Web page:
‘Papunya paintings have always been visual representations of the artists’ Tjukurrpa legacy, invoking the power that the painters believe inheres in the landscape from past events, so that what happened in a place in the past affects what happens there in the present and the future,’ says curator Vivien Johnson. ‘The people of Papunya were not just insisting on their community’s connection to the old masters of the desert art movement when they named their streets after them; they were invoking the power of their immediate ancestors, who founded the desert art movement in this place.’

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Martha MacDonald Napaltjarri (in foreground) and Mona Nangala painting at Papunya Tjupi art centre, Papunya, 2015. Photo: Helen Puckey

 

Kate Owen Gallery, 680 Darling St Rozelle NSW 2039
open 7 days 10am – 6pm
Meet Tarisse & Sarrita at the Gallery in September
12 September – 27 September
for session times, please visit www.kateowengallery.com

 

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Dreamings from the desert arrive in Sydney for a unique artist in residence program at Kate Owen Gallery.

For three weeks in September, visitors to Kate Owen Gallery will have the unique opportunity to learn more about Tarisse & Sarrita’s art, culture and inspiration as they set up their studio in the gallery & answer all of your questions. Tarisse & Sarrita will be painting surrounded by their latest body of work, and exquisite collaboration pieces.

The artist in residence program coincides with the launch of Kate Owen Gallery’s latest exhibition The King Sisters
12 September – 27 September

Sarrita and Tarisse have taken the Aboriginal art world by storm with their incredible detail and ability for creative design. While still in their twenties, Tarisse and Sarrita King’s works have been displayed in galleries throughout Australia and around the world.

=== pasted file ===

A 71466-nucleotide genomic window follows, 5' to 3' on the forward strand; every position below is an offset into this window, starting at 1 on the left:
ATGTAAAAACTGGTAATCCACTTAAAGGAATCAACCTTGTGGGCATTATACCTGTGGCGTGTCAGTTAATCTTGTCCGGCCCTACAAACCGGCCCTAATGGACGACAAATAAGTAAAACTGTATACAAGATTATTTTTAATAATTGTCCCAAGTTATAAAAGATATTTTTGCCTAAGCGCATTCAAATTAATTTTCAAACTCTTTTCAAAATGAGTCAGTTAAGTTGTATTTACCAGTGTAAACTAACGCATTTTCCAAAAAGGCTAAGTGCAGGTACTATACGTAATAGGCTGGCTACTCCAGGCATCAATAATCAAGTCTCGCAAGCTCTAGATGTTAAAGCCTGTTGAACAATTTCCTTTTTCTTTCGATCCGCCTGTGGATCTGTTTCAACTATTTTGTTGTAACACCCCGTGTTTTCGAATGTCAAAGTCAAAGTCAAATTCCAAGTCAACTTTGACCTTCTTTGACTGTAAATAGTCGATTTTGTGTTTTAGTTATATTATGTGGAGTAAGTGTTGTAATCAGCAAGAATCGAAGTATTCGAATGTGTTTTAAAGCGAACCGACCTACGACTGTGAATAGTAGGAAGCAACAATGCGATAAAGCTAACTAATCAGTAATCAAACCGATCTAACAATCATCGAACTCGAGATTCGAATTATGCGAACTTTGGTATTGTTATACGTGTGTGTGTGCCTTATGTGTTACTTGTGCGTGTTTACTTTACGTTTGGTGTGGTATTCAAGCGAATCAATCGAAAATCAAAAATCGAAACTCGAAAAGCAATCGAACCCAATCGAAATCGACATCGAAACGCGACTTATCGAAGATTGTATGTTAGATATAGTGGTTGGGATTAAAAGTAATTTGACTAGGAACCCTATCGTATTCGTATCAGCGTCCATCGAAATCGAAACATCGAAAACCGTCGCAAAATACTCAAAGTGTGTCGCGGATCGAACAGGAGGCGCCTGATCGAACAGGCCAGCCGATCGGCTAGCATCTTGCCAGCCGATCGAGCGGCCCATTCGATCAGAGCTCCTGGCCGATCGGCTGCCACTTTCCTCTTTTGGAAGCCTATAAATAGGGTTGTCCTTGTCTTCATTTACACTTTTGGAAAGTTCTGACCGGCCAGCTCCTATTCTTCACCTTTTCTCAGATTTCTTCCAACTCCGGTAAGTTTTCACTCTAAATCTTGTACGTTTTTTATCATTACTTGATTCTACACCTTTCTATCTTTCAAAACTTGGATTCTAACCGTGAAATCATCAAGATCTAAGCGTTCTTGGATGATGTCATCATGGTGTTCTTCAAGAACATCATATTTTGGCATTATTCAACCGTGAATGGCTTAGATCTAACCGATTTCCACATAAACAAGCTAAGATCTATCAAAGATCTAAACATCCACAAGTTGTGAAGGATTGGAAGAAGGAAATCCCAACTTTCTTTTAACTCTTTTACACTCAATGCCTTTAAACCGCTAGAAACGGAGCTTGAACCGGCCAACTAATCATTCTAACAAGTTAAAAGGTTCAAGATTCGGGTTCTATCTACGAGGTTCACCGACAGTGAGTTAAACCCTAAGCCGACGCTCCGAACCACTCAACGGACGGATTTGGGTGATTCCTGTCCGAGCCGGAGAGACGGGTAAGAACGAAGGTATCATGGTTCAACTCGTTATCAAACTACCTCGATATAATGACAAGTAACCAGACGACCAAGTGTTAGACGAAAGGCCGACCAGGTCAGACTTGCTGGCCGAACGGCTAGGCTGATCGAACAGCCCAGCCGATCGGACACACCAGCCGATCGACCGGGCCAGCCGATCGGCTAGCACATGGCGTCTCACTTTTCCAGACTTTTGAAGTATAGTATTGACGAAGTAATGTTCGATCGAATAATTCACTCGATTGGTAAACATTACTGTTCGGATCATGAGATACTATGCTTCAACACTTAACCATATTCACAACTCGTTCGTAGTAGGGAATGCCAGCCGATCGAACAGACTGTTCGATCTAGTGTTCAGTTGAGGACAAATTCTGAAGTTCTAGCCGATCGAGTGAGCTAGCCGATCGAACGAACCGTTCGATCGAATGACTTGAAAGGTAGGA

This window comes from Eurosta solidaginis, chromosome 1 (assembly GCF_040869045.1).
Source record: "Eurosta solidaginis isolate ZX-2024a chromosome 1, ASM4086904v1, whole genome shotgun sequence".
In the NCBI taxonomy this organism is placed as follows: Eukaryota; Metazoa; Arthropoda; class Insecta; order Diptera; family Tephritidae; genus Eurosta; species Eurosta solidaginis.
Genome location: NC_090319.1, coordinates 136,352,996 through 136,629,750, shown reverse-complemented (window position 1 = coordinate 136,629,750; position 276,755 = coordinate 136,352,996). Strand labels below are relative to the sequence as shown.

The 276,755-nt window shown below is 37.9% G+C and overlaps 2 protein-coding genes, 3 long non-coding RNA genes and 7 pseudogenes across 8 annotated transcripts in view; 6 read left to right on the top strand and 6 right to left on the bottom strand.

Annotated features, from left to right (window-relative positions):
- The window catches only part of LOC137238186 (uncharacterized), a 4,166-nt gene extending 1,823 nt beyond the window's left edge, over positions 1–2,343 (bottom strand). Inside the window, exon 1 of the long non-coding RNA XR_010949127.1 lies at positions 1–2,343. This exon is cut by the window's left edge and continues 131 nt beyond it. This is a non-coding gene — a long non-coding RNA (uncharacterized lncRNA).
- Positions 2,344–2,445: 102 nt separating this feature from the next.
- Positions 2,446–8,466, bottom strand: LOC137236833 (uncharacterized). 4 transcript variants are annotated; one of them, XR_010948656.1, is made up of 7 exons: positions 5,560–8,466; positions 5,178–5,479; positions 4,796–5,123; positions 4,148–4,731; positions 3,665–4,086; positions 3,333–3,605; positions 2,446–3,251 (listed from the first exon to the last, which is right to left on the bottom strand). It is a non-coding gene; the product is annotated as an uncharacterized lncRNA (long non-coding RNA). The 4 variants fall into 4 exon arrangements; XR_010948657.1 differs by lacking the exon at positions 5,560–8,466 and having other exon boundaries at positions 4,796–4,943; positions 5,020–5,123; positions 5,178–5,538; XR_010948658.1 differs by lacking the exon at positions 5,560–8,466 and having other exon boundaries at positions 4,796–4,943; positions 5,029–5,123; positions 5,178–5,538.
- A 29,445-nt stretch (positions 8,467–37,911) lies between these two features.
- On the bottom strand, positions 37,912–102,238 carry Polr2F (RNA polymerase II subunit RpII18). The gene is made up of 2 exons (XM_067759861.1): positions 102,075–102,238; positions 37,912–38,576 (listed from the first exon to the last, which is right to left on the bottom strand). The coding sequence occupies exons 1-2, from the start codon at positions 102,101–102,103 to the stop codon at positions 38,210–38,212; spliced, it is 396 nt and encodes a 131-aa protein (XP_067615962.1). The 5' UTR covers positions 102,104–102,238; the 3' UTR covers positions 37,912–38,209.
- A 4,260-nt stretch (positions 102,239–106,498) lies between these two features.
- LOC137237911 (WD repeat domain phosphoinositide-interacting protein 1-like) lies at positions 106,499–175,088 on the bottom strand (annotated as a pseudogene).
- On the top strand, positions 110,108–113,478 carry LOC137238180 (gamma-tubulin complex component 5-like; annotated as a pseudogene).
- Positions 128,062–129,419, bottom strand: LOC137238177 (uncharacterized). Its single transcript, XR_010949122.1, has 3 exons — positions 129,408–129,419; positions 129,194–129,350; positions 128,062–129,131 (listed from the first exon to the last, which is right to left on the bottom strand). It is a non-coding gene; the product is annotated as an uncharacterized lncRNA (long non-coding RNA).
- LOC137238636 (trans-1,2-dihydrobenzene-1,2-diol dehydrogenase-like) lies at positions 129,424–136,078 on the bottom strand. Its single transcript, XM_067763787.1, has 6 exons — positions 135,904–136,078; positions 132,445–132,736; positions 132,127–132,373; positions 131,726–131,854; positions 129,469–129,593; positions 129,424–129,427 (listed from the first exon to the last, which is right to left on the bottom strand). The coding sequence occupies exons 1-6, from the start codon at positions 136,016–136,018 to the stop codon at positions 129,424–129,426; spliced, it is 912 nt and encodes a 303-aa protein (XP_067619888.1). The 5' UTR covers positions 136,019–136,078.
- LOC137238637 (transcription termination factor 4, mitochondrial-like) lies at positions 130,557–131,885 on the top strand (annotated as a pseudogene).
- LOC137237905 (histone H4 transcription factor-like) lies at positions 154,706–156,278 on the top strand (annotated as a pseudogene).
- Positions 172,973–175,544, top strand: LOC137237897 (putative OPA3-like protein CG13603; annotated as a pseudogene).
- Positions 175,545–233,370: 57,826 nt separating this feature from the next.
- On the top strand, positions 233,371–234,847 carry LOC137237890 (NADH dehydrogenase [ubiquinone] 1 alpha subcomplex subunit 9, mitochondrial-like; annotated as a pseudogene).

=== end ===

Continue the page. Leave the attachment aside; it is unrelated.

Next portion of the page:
“We are thrilled Tarisse & Sarrita has accepted our invitation to be part of our artist in residence program – they truly embody the exciting next generation of artists who will no doubt spearhead the Aboriginal art movement in years to come.”

The concept of an artist in residence program is something Kate Owen Gallery has been working on for a long time now.

 

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‘Ancestors’ Sarrita King, 2015

“With our sister gallery in Alice Springs & many of our artists coming from Central & Western Desert communities, our gallery in Sydney is almost the ‘remote’ place. We wanted our visitors and clients to have the opportunity to experience the creative energy and talent that is simply buzzing everywhere in Alice & in the nearby communities”

About Sarrita King:
Sarrita King was born in Adelaide, South Australia on the 5th March 1988. She is the younger sister to fellow artist, Tarisse King and daughter to the late highly regarded artist, William King Jungala (1966 – 2007).
Sarrita inherits her Australian Aboriginality from her father who was part of the Gurindji tribe from the Northern Territory. The Gurindji tribe came to public attention during the 1960s and 1970s when members employed by the Wave Hill cattle station led a landmark case which became the first successful land rights claim in Australia. It is this same strong sense of self and pride that Sarrita embodies and it fuels her drive to paint her totemic landscape.

Sarrita spent most of her youth growing up in Darwin in the Northern Territory. Not far from where her ancestors inhabited, it is here that her connection to her Aboriginality and subsequently the land was able to grow. Her exposure to the imperious weather and extreme landscape has provided the theme for her works of art, since she began painting at age 16. Rolling sand hills, cracking lightning and thunderstorms, torrential rain, fire, desert and tangled bush are all scathing environmental factors that shaped her forefather’s lives and also her own. Depicting these elements in her paintings, Sarrita provides a visual articulation of the earth’s language.

Stylistically, Sarrita utilises traditional Aboriginal techniques such as ‘dotting’ but also incorporates unorthodox techniques inherited from her late father, as well as self-developed practices. Her art is a fusion of the past, present and future and represents the next generation of artists who have been influenced by both their indigenous history, and current Western upbringing. Sarrita creates frenetic energy on the canvas with her Lightning series and searing heat with her Fire series. Her aesthetic has a universal appeal and provides an entry point for people to experience the power and uniqueness of the Australian landscape and its harsh climate. On a world scale, her depictions couldn’t be more seasonable and well-timed.